Congratulations Students on your Binghamton Black Bears Academic Program recognition! Your hard work has paid off!
Parents - you deserve recognition as well for supporting and motivating your students. If planning for college expenses is on your financial "To Do" list, please continue reading below.
Elementary or Middle School is not too early to start planning and we have the tools and resources that can help. If there are older siblings knocking on the college doorstep in the next year or two, our late-stage college planning services may also be particularly useful.
Knowing Your Expected Family Contribution (EFC) is the Key!
The first step in a sound college funding plan is an early understanding of your EFC or Expected Family Contribution. This is the formula based amount that parents and students are reasonably expected to pay each year towards their college costs. The EFC along with a college's "net price" will determine whether and how much "need based" financial aid you may qualify for and what your family will actually need to plan for each year to pay for college.
It is never to early to estimate your EFC. If you assume your elementary or middle school student is going to college next year and estimating your EFC shows that you may qualify for need based aid, chances are that you may also qualify for aid when they are ready for college. An understanding of where you stand in the financial aid system is important in deciding where and how to save for college so as not to significantly hurt your chances of qualifying for financial aid down the road.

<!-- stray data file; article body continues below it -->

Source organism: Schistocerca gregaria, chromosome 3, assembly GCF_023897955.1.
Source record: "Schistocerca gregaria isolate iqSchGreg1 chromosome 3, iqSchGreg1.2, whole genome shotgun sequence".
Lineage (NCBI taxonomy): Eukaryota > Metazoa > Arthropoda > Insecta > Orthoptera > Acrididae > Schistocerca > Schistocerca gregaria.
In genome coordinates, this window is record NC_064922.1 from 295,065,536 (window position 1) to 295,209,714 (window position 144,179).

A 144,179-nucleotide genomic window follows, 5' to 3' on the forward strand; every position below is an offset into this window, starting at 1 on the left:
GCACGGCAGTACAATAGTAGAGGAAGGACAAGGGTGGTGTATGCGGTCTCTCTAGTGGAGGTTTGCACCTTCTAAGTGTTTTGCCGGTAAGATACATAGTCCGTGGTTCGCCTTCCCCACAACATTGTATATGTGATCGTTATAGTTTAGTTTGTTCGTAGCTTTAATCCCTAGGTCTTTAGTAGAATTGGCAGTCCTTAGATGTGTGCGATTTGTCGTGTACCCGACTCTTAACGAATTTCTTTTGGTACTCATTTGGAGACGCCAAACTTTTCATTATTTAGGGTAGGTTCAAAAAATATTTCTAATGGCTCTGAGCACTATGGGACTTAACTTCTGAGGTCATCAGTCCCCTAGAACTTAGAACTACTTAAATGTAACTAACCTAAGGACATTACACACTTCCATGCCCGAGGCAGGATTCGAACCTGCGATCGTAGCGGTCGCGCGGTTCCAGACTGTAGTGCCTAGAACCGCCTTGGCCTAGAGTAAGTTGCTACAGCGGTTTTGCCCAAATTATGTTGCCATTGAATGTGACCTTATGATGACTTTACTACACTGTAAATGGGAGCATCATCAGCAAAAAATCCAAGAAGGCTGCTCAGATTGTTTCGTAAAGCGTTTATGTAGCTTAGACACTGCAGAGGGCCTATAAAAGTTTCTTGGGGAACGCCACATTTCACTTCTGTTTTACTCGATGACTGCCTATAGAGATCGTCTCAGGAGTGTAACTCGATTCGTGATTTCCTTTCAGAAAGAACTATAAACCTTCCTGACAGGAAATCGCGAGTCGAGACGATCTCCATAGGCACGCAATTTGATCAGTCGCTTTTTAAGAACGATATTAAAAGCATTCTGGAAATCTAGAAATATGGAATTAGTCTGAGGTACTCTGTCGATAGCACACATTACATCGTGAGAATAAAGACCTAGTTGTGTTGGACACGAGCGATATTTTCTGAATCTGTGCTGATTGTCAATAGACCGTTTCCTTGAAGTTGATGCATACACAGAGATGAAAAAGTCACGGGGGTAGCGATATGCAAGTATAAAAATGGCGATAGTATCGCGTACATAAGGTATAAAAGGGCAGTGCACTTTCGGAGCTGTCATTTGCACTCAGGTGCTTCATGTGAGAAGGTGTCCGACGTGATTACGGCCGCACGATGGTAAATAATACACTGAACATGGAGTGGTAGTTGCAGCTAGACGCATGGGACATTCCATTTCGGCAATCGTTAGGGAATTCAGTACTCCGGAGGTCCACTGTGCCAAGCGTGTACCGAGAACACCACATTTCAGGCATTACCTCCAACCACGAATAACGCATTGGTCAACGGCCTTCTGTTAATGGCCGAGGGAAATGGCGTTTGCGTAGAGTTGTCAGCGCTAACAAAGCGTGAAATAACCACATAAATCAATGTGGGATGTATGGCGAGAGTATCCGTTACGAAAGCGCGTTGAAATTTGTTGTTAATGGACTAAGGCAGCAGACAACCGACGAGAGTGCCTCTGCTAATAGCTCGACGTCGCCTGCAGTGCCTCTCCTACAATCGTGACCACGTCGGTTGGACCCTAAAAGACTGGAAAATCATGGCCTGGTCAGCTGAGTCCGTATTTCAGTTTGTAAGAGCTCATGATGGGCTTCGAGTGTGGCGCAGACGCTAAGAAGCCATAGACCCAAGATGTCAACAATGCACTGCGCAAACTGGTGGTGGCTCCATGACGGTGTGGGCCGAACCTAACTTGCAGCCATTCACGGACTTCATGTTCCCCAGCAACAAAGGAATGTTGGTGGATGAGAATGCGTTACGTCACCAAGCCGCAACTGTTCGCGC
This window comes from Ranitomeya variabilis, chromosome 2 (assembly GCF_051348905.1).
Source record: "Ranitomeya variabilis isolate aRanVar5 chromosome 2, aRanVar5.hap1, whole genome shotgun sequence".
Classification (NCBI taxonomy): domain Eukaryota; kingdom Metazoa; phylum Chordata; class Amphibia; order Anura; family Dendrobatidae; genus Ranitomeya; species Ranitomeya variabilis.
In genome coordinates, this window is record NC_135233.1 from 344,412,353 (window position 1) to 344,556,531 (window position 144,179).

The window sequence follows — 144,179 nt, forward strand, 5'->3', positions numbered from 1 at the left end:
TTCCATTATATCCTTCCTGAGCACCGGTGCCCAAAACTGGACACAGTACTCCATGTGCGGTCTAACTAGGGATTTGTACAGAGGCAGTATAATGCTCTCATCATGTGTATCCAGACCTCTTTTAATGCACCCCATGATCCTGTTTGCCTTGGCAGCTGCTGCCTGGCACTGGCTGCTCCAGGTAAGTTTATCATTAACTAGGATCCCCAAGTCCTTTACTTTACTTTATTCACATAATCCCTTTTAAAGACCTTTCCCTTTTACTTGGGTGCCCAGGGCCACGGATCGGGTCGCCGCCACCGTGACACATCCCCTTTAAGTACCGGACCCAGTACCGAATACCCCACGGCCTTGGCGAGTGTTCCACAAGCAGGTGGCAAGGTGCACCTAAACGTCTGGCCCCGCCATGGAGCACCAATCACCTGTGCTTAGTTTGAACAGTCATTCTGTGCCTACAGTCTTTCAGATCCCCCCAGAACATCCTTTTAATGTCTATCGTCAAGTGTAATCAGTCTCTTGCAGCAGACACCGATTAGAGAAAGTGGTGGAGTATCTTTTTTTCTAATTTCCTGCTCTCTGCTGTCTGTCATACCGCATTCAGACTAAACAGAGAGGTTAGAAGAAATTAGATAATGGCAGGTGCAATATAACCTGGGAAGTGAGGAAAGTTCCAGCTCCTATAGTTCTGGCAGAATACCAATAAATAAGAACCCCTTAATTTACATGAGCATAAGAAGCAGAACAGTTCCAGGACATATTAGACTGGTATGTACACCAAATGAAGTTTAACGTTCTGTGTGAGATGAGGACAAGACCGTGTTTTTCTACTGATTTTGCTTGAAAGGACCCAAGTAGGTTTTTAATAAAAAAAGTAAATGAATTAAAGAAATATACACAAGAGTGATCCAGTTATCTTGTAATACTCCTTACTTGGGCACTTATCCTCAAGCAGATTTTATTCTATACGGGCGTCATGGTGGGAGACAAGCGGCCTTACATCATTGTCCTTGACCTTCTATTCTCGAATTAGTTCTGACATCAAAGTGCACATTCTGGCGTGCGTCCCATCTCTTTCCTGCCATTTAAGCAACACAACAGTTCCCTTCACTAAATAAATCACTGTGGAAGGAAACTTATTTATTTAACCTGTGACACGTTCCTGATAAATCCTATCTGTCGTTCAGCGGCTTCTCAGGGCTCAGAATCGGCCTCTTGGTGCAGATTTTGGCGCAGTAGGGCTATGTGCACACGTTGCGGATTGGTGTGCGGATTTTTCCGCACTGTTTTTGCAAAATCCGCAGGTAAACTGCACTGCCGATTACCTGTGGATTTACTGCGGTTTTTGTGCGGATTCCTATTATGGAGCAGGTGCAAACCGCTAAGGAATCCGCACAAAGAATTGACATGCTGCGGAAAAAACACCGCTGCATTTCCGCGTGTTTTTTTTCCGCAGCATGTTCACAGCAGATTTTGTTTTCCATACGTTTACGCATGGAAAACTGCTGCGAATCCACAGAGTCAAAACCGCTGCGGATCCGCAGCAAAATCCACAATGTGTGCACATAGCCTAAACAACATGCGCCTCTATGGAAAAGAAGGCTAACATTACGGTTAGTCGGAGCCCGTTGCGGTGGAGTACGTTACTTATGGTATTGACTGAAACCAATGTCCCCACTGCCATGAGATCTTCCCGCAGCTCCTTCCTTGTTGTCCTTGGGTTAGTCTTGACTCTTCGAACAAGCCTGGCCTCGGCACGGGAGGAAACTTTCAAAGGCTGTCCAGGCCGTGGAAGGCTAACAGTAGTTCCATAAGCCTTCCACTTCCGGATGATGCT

As a Black Bears Academic Program participant, we would like to offer your family a free EFC estimate. Our college planning specialist, Brianna Sternkopf, will walk you through your family's EFC calculation over a Zoom meeting. Complete the form below for more information on this and other offers for Black Bears Academic Program participants.
Visit our College Planning page!
Enjoy these free article reprints (no information requested to view and download):
6 Factors that Predict a Student's Success